BISBEE — “We’re at a critical crossroads.”
Cochise County Supervisor Tom Borer made the statement Tuesday during a work session as he threw his full support behind Sheriff Mark Dannels and staff in the request for a half-cent sales tax to raise needed funding for the jail.
As pointed out by a report from jail commander Kenny Bradshaw, the brick jail is 35 years old and in need of repairs and upgrading. The jail was constructed to house 168 prisoners, but now holds as many as 302 inmates. It also needs additional health services, since many prisoners bring with them addictions and mental health issues, which increases cost.
“The jail is not adequately staffed, nor does it have the proper services in place to deal with this growing portion of the population,” Bradshaw said.
The revenue generated, predicted to raise around $6 million a year by County Administrator Ed Gilligan, would cover medical costs as well as make improvements, update the jail, improve security and meet federal requirements.
Bradshaw noted that if improvements aren’t made, the U.S. Department of Justice can close dated correctional facilities in Arizona counties, or decrease federal funding for non–compliant facilities which have failed to meet guidelines.
The General Fund cannot continue to pay for increasing expenses without decreasing vital services, Gilligan said. A jail-district tax was discussed a few years ago, but all three supervisors did not agree on putting the tax before the voters.
Now, this board of supervisors has agreed to pursue the formation of a jail district and impose a half–cent sales tax to raise the revenue necessary to deal with the issues at the jail.
“The jail is mandatory,” Supervisor Peggy Judd said. “We are legally bound to provide this.”
Supervisor Ann English said she wanted all the elected persons in the county to put their support behind the jail tax district and literally sign on to help get the tax approved.
“This is long overdue,” English added. “We all agree this is a real necessity.”
The jail tax was proposed in the county’s strategic plan two years ago, but was dropped until recently, when it became clear the jail needed an infusion of funds to care for the facility, staff and inmates, Gilligan said.
“We could make necessary improvements to the jail and facilities countywide,” he said. “We need mental health services for a growing sector of the jail’s population. The Sheriff’s Office must manage this and manage to safely hold people in the jail. We are seeing more medical episodes and suicides, as are other jails statewide.”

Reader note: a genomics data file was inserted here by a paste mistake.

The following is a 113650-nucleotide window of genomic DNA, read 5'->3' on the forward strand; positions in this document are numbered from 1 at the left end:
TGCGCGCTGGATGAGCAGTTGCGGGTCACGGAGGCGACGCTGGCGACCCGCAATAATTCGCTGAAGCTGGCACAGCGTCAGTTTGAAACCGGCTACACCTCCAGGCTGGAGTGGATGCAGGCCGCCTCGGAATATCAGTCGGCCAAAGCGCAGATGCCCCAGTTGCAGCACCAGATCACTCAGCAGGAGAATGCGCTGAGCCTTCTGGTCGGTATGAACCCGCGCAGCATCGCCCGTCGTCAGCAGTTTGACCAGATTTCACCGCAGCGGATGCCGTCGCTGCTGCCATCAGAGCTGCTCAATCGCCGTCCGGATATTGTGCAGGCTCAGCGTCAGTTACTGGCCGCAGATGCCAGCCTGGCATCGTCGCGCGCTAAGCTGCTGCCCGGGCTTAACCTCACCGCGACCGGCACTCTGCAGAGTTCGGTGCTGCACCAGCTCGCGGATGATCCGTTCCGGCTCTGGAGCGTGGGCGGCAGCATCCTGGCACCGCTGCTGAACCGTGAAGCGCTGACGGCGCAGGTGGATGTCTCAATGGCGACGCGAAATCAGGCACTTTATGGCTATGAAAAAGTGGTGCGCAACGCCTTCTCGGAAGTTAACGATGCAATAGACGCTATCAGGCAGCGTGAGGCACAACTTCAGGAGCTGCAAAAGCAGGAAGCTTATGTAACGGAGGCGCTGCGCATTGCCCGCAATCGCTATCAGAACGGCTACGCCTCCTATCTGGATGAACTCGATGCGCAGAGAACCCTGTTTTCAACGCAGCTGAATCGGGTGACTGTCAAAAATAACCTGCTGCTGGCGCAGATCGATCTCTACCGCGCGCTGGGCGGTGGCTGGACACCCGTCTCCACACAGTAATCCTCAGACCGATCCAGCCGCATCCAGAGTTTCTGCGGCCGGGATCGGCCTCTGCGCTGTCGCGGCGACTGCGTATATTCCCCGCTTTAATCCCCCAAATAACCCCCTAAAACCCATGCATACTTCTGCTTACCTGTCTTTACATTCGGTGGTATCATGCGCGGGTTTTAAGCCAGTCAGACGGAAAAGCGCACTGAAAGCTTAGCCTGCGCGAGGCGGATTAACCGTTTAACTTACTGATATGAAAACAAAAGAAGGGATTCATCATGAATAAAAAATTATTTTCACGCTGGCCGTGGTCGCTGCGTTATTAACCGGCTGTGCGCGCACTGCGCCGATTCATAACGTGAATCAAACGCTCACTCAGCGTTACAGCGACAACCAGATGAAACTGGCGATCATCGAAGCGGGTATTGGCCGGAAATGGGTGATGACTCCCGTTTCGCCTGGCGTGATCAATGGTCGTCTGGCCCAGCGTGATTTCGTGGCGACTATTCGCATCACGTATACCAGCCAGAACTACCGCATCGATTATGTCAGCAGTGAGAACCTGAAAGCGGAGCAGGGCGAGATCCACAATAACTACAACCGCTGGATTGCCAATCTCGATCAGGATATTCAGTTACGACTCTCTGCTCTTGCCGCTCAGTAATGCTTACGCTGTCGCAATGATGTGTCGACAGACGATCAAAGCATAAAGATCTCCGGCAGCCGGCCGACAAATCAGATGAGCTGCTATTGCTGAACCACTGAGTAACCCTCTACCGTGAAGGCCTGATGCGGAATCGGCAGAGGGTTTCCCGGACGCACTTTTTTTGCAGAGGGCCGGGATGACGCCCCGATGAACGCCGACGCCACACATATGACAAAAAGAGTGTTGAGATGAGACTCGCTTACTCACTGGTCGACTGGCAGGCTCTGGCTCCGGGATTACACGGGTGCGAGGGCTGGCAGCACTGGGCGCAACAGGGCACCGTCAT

The sheriff told the supervisors over the past 10 years, some 40,000 people have passed through the county jail system and 97 inmates tried to commit suicide. Staff was able to save 94 of those 97 lives.
The sales tax increase would be collected for 25 years and revenue would be used for acquiring, constructing, operating, maintaining and financing of the county jail facilities and county jail system, according to Bradshaw’s report.
Dannels has been advocating for a jail district tax for some time. “This is long overdue,” he said. “It’s crumbling really bad — 67 percent of people in jail have a mental health history. We have plumbing problems. There are industry standards we have not met. We’re out of date.”
For Borer, the time has come to move forward with proposing the half-cent sales tax to the voters of the county. Since the proposed tax increase is a sales tax, everyone living in, visiting or passing through would be contributing to the district fund. It is a better option than closing the satellite jails and cutting county services, he said.
Judd and English agreed.
The supervisors proposed a plan to inform voters how the half-cent sales tax for the jail district will be used and plan to hold a special election in the near future.
“We need to do this as quickly as can feasibly be done,” English said. “It needs to be done before the next budget is prepared.”
Chief civil deputy county attorney Britt Hanson suggested including elections director Lisa Marra and county recorder David Stevens in the next meeting to see how soon a special election can be held.
Dannels suggested using a brochure to help people understand the severity of the problem and exactly where the money will go.
He wants the same message delivered across the county as one voice. Meet and greet meetings could be set up to provide voters with all the information.
The supervisors and appropriate staff will meet again on Aug. 13 in a special meeting to discuss the tax further and proceed with an setting an election date.